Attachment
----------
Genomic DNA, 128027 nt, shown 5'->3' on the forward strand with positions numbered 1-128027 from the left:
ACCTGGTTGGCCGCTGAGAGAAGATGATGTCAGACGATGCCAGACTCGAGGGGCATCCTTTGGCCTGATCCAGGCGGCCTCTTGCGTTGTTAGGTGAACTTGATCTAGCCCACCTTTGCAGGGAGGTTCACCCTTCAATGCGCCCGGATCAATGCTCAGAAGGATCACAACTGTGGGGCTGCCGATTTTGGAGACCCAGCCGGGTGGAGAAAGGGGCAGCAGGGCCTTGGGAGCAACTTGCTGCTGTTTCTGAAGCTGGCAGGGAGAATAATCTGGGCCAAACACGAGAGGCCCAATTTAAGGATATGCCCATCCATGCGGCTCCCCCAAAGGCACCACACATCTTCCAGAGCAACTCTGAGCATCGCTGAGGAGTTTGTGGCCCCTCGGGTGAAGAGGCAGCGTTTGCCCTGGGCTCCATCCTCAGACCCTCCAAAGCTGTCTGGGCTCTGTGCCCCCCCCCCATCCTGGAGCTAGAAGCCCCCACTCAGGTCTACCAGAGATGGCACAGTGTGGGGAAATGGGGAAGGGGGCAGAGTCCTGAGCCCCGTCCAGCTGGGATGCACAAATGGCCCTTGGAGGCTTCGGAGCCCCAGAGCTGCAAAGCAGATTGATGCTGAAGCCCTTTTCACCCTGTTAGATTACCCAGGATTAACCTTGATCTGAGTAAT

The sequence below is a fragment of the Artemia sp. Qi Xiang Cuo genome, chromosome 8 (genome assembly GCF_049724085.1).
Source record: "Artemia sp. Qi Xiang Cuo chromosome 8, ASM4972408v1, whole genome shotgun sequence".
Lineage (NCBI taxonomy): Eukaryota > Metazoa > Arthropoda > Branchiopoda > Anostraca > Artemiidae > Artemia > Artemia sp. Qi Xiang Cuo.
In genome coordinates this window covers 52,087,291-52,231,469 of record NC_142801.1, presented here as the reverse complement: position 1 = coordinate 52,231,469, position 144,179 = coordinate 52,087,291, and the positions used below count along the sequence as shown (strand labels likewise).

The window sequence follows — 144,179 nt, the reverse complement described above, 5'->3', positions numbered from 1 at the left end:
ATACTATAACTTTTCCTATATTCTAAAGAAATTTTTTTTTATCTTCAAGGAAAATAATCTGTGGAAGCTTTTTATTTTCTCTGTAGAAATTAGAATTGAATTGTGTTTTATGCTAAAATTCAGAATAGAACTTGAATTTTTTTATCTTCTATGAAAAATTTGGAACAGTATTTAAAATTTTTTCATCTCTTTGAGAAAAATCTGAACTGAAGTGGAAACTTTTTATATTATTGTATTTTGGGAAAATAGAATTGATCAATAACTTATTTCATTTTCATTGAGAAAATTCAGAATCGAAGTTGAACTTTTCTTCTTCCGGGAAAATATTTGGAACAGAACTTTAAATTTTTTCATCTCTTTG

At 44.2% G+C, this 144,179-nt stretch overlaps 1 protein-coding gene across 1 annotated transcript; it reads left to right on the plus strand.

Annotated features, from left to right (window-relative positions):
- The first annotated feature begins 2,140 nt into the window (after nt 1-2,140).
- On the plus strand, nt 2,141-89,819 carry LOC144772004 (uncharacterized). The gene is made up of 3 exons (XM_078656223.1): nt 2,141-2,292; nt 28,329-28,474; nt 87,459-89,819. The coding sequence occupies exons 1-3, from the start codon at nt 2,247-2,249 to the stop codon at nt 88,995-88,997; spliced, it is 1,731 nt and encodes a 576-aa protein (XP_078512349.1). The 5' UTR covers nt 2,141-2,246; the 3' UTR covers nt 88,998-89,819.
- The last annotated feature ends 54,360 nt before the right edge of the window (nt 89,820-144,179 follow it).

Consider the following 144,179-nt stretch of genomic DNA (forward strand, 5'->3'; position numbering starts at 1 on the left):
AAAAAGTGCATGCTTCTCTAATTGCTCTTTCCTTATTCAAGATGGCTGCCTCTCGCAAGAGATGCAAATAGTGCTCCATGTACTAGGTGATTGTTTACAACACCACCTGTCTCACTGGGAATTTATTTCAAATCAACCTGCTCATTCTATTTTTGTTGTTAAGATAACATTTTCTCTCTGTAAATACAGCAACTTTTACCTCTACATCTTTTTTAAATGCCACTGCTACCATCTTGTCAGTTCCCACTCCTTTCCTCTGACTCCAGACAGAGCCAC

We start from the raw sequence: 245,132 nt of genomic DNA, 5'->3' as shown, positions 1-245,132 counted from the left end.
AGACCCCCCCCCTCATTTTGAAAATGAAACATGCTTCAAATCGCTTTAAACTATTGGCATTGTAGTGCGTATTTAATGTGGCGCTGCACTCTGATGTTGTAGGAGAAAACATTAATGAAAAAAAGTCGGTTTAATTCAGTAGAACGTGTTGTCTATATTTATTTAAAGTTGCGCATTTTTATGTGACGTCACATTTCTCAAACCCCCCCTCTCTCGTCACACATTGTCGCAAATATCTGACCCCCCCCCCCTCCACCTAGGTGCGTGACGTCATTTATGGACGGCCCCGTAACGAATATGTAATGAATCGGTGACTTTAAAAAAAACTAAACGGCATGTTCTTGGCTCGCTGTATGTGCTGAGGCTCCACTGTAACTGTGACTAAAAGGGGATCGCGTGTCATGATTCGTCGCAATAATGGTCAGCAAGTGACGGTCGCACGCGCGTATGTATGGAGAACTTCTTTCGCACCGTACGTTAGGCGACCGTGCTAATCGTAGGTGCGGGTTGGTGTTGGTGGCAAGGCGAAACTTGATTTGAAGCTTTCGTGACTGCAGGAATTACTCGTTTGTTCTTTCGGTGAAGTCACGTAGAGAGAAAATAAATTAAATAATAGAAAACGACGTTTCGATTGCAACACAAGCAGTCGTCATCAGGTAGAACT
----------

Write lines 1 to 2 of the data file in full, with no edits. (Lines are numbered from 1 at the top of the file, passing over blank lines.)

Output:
Genomic DNA, 128027 nt, shown 5'->3' on the forward strand with positions numbered 1-128027 from the left:
ACCTGGTTGGCCGCTGAGAGAAGATGATGTCAGACGATGCCAGACTCGAGGGGCATCCTTTGGCCTGATCCAGGCGGCCTCTTGCGTTGTTAGGTGAACTTGATCTAGCCCACCTTTGCAGGGAGGTTCACCCTTCAATGCGCCCGGATCAATGCTCAGAAGGATCACAACTGTGGGGCTGCCGATTTTGGAGACCCAGCCGGGTGGAGAAAGGGGCAGCAGGGCCTTGGGAGCAACTTGCTGCTGTTTCTGAAGCTGGCAGGGAGAATAATCTGGGCCAAACACGAGAGGCCCAATTTAAGGATATGCCCATCCATGCGGCTCCCCCAAAGGCACCACACATCTTCCAGAGCAACTCTGAGCATCGCTGAGGAGTTTGTGGCCCCTCGGGTGAAGAGGCAGCGTTTGCCCTGGGCTCCATCCTCAGACCCTCCAAAGCTGTCTGGGCTCTGTGCCCCCCCCCCATCCTGGAGCTAGAAGCCCCCACTCAGGTCTACCAGAGATGGCACAGTGTGGGGAAATGGGGAAGGGGGCAGAGTCCTGAGCCCCGTCCAGCTGGGATGCACAAATGGCCCTTGGAGGCTTCGGAGCCCCAGAGCTGCAAAGCAGATTGATGCTGAAGCCCTTTTCACCCTGTTAGATTACCCAGGATTAACCTTGATCTGAGTAAT